‘Mesh implants should be taken off the market now until we know more about the threat they pose to women’s safety.
‘The Government have failed to answer big questions about the extent of this public health scandal, including how many women have been affected and why a product with such terrible risks was allowed into the market in the first place.
‘I’VE BEEN ON THE BRINK OF SUICIDE. MY KIDS KEPT ME GOING’
Janette Nelson, 43, was on the brink of suicide after suffering agonising pain from a vaginal mesh implant she had fitted
A mother-of-three has revealed she was on the brink of suicide after suffering agonising pain from a vaginal mesh implant she had fitted.
Janette Nelson, 43, from Newtownards, Northern Ireland, said the only think that kept her going was her children, but she still battles guilt every day as she depends on them to help her wash, dress and even catheterise after the procedure left her unable to control her bladder.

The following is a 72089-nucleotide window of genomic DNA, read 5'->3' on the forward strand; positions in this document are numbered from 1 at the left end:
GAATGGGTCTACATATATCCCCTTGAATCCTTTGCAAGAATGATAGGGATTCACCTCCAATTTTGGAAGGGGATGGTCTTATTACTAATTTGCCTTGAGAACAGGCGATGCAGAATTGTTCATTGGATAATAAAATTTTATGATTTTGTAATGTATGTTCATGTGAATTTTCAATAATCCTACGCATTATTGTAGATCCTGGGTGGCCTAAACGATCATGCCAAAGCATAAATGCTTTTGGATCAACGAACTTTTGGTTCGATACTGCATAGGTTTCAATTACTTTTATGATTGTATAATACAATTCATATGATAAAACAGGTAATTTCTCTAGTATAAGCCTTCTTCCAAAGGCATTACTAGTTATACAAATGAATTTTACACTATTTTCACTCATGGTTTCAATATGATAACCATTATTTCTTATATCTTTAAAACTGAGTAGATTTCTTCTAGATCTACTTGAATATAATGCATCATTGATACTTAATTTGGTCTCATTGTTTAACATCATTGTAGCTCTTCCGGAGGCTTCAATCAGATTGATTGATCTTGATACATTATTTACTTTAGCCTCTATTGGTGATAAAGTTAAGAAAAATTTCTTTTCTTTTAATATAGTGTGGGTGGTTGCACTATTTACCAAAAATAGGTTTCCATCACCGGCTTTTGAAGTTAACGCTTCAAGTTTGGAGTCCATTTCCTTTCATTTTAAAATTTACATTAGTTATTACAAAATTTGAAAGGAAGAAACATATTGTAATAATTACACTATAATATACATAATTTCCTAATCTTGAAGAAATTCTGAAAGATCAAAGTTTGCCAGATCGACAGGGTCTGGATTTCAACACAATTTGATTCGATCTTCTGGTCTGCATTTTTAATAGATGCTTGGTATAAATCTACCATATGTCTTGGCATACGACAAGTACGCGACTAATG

The former hairdresser also blames her implant for the breakdown of her relationship as her boyfriend left her when the pain was too severe for her to have sex.
Unable to work, her career has also been destroyed.
‘My children lost their mummy’
Ms Nelson had the most common type of mesh, known as TVT, fitted in March 2012 in an attempt to cure her urinary stress incontinence.
She said: ‘Immediately once my tape was fitted I woke up with excruciating pain in my groin; its indescribable.’
Just one week later, Ms Nelson wet herself while out with her children and now relies on her eldest daughter to help her catheterise every day.
Due to the excruciating pain of the mesh, Ms Nelson has been forced to rely on her mother and sister to help her raise her children.
She said: ‘My children lost their mummy. I’ve been on the brink of suicide.
‘My kids kept me going. I was useless as a mum but I’m still their mum. It’s all been about me for the past few years.’
Ms Nelson, 43, pictured with her daughters Bryanne (bottom), 17, and Zofie, 12
‘My boyfriend left me because of it’
As well as affecting her as a parent, Ms Nelson also blames the implant for the loss of her love life and career.
She said: ‘I had a boyfriend when this started but the sex was excruciating, neither of us could cope with it. My boyfriend left me because of it.
‘I used to work as a hairdresser; always on my feet, always very confident, but now I can hardly walk and I can’t control my bladder so I can’t work. It’s really knocked my confidence.’